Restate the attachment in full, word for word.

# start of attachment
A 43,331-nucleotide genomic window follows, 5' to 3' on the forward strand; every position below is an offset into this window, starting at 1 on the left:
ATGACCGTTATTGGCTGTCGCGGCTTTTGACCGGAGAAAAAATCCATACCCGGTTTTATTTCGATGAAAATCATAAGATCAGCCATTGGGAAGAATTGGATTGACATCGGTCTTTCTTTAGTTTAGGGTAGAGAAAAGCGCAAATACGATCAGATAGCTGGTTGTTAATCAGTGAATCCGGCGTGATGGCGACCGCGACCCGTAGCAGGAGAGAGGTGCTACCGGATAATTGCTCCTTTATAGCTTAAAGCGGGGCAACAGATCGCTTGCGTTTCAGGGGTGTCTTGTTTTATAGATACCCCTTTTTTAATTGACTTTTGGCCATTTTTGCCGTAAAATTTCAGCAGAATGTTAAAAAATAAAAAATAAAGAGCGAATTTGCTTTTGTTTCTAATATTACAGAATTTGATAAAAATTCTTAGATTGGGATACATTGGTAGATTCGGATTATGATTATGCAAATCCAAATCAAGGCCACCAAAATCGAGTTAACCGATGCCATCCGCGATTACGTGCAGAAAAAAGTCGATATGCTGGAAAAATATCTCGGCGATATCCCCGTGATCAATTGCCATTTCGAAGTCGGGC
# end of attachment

A 43,331-nucleotide genomic window follows, 5' to 3' on the forward strand; every position below is an offset into this window, starting at 1 on the left:
ATGACCGTTATTGGCTGTCGCGGCTTTTGACCGGAGAAAAAATCCATACCCGGTTTTATTTCGATGAAAATCATAAGATCAGCCATTGGGAAGAATTGGATTGACATCGGTCTTTCTTTAGTTTAGGGTAGAGAAAAGCGCAAATACGATCAGATAGCTGGTTGTTAATCAGTGAATCCGGCGTGATGGCGACCGCGACCCGTAGCAGGAGAGAGGTGCTACCGGATAATTGCTCCTTTATAGCTTAAAGCGGGGCAACAGATCGCTTGCGTTTCAGGGGTGTCTTGTTTTATAGATACCCCTTTTTTAATTGACTTTTGGCCATTTTTGCCGTAAAATTTCAGCAGAATGTTAAAAAATAAAAAATAAAGAGCGAATTTGCTTTTGTTTCTAATATTACAGAATTTGATAAAAATTCTTAGATTGGGATACATTGGTAGATTCGGATTATGATTATGCAAATCCAAATCAAGGCCACCAAAATCGAGTTAACCGATGCCATCCGCGATTACGTGCAGAAAAAAGTCGATATGCTGGAAAAATATCTCGGCGATATCCCCGTGATCAATTGCCATTTCGAAGTCGGGC